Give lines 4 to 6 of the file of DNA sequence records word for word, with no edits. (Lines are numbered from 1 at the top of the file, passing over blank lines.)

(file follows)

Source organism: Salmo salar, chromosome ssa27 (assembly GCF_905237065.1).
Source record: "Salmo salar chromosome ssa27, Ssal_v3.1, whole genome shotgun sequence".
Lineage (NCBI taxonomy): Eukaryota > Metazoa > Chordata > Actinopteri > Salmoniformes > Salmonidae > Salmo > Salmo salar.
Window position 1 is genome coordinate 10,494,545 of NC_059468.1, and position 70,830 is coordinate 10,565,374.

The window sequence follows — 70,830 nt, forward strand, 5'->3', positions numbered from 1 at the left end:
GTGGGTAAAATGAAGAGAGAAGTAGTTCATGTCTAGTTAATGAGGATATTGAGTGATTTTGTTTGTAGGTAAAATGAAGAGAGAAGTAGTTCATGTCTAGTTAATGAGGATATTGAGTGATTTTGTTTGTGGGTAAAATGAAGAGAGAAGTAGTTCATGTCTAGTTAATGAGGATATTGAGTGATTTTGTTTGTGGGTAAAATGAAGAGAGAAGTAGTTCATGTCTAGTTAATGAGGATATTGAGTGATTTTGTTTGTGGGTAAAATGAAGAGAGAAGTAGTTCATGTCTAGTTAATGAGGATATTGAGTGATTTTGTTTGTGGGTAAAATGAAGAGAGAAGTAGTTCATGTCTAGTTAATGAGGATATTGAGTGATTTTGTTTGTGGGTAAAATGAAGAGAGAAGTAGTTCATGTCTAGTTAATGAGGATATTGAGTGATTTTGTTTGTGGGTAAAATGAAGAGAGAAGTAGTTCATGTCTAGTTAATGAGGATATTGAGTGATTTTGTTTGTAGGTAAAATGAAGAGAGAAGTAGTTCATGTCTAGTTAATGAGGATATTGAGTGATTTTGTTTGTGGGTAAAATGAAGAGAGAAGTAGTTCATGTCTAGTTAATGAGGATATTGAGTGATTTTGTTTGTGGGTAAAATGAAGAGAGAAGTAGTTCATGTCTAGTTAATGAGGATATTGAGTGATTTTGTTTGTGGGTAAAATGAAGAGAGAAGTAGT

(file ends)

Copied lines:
Window position 1 is genome coordinate 10,494,545 of NC_059468.1, and position 70,830 is coordinate 10,565,374.

The window sequence follows — 70,830 nt, forward strand, 5'->3', positions numbered from 1 at the left end:
GTGGGTAAAATGAAGAGAGAAGTAGTTCATGTCTAGTTAATGAGGATATTGAGTGATTTTGTTTGTAGGTAAAATGAAGAGAGAAGTAGTTCATGTCTAGTTAATGAGGATATTGAGTGATTTTGTTTGTGGGTAAAATGAAGAGAGAAGTAGTTCATGTCTAGTTAATGAGGATATTGAGTGATTTTGTTTGTGGGTAAAATGAAGAGAGAAGTAGTTCATGTCTAGTTAATGAGGATATTGAGTGATTTTGTTTGTGGGTAAAATGAAGAGAGAAGTAGTTCATGTCTAGTTAATGAGGATATTGAGTGATTTTGTTTGTGGGTAAAATGAAGAGAGAAGTAGTTCATGTCTAGTTAATGAGGATATTGAGTGATTTTGTTTGTGGGTAAAATGAAGAGAGAAGTAGTTCATGTCTAGTTAATGAGGATATTGAGTGATTTTGTTTGTGGGTAAAATGAAGAGAGAAGTAGTTCATGTCTAGTTAATGAGGATATTGAGTGATTTTGTTTGTAGGTAAAATGAAGAGAGAAGTAGTTCATGTCTAGTTAATGAGGATATTGAGTGATTTTGTTTGTGGGTAAAATGAAGAGAGAAGTAGTTCATGTCTAGTTAATGAGGATATTGAGTGATTTTGTTTGTGGGTAAAATGAAGAGAGAAGTAGTTCATGTCTAGTTAATGAGGATATTGAGTGATTTTGTTTGTGGGTAAAATGAAGAGAGAAGTAGT